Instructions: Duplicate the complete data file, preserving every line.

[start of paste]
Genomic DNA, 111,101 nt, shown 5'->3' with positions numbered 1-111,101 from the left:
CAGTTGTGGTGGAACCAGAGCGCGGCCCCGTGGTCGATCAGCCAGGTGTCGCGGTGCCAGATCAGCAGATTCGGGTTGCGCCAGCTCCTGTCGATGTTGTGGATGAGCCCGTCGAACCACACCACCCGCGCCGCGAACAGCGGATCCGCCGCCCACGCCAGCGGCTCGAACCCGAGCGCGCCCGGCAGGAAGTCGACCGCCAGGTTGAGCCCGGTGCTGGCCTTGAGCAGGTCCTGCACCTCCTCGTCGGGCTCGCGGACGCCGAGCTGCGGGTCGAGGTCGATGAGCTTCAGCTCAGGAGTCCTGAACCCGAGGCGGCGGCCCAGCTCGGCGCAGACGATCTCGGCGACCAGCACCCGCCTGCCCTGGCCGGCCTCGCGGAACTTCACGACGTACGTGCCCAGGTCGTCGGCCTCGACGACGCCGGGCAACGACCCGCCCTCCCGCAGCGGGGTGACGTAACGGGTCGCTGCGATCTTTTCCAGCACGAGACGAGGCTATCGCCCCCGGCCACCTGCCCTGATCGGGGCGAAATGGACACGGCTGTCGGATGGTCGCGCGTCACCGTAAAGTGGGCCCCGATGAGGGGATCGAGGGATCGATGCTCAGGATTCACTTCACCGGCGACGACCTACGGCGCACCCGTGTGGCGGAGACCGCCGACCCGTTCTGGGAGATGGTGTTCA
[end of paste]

Genomic DNA, 111,101 nt, shown 5'->3' with positions numbered 1-111,101 from the left:
CAGTTGTGGTGGAACCAGAGCGCGGCCCCGTGGTCGATCAGCCAGGTGTCGCGGTGCCAGATCAGCAGATTCGGGTTGCGCCAGCTCCTGTCGATGTTGTGGATGAGCCCGTCGAACCACACCACCCGCGCCGCGAACAGCGGATCCGCCGCCCACGCCAGCGGCTCGAACCCGAGCGCGCCCGGCAGGAAGTCGACCGCCAGGTTGAGCCCGGTGCTGGCCTTGAGCAGGTCCTGCACCTCCTCGTCGGGCTCGCGGACGCCGAGCTGCGGGTCGAGGTCGATGAGCTTCAGCTCAGGAGTCCTGAACCCGAGGCGGCGGCCCAGCTCGGCGCAGACGATCTCGGCGACCAGCACCCGCCTGCCCTGGCCGGCCTCGCGGAACTTCACGACGTACGTGCCCAGGTCGTCGGCCTCGACGACGCCGGGCAACGACCCGCCCTCCCGCAGCGGGGTGACGTAACGGGTCGCTGCGATCTTTTCCAGCACGAGACGAGGCTATCGCCCCCGGCCACCTGCCCTGATCGGGGCGAAATGGACACGGCTGTCGGATGGTCGCGCGTCACCGTAAAGTGGGCCCCGATGAGGGGATCGAGGGATCGATGCTCAGGATTCACTTCACCGGCGACGACCTACGGCGCACCCGTGTGGCGGAGACCGCCGACCCGTTCTGGGAGATGGTGTTCA